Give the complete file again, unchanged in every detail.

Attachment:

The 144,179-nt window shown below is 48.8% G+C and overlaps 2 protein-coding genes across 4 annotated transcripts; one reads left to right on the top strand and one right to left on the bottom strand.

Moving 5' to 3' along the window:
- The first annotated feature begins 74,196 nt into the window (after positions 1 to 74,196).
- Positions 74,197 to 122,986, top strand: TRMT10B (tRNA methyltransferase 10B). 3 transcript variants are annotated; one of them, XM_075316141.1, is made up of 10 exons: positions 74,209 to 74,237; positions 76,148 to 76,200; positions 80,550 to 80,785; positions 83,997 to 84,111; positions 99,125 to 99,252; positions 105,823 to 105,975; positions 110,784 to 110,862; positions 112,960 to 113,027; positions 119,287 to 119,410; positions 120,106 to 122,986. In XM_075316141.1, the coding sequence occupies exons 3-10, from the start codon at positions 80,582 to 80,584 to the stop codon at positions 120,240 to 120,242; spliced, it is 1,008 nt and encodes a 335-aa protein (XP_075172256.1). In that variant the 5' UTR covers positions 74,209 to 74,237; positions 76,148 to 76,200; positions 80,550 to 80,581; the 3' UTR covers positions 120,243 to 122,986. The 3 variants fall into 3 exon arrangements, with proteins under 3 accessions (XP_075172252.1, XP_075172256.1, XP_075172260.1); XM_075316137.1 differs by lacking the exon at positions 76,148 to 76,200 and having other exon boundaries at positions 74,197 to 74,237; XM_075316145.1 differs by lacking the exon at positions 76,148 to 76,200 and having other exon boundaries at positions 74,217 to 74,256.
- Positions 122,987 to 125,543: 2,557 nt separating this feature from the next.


The 144,179-nt window shown below is 48.8% G+C and overlaps 2 protein-coding genes across 4 annotated transcripts; one reads left to right on the top strand and one right to left on the bottom strand.

Moving 5' to 3' along the window:
- The first annotated feature begins 74,196 nt into the window (after positions 1 to 74,196).
- Positions 74,197 to 122,986, top strand: TRMT10B (tRNA methyltransferase 10B). 3 transcript variants are annotated; one of them, XM_075316141.1, is made up of 10 exons: positions 74,209 to 74,237; positions 76,148 to 76,200; positions 80,550 to 80,785; positions 83,997 to 84,111; positions 99,125 to 99,252; positions 105,823 to 105,975; positions 110,784 to 110,862; positions 112,960 to 113,027; positions 119,287 to 119,410; positions 120,106 to 122,986. In XM_075316141.1, the coding sequence occupies exons 3-10, from the start codon at positions 80,582 to 80,584 to the stop codon at positions 120,240 to 120,242; spliced, it is 1,008 nt and encodes a 335-aa protein (XP_075172256.1). In that variant the 5' UTR covers positions 74,209 to 74,237; positions 76,148 to 76,200; positions 80,550 to 80,581; the 3' UTR covers positions 120,243 to 122,986. The 3 variants fall into 3 exon arrangements, with proteins under 3 accessions (XP_075172252.1, XP_075172256.1, XP_075172260.1); XM_075316137.1 differs by lacking the exon at positions 76,148 to 76,200 and having other exon boundaries at positions 74,197 to 74,237; XM_075316145.1 differs by lacking the exon at positions 76,148 to 76,200 and having other exon boundaries at positions 74,217 to 74,256.
- Positions 122,987 to 125,543: 2,557 nt separating this feature from the next.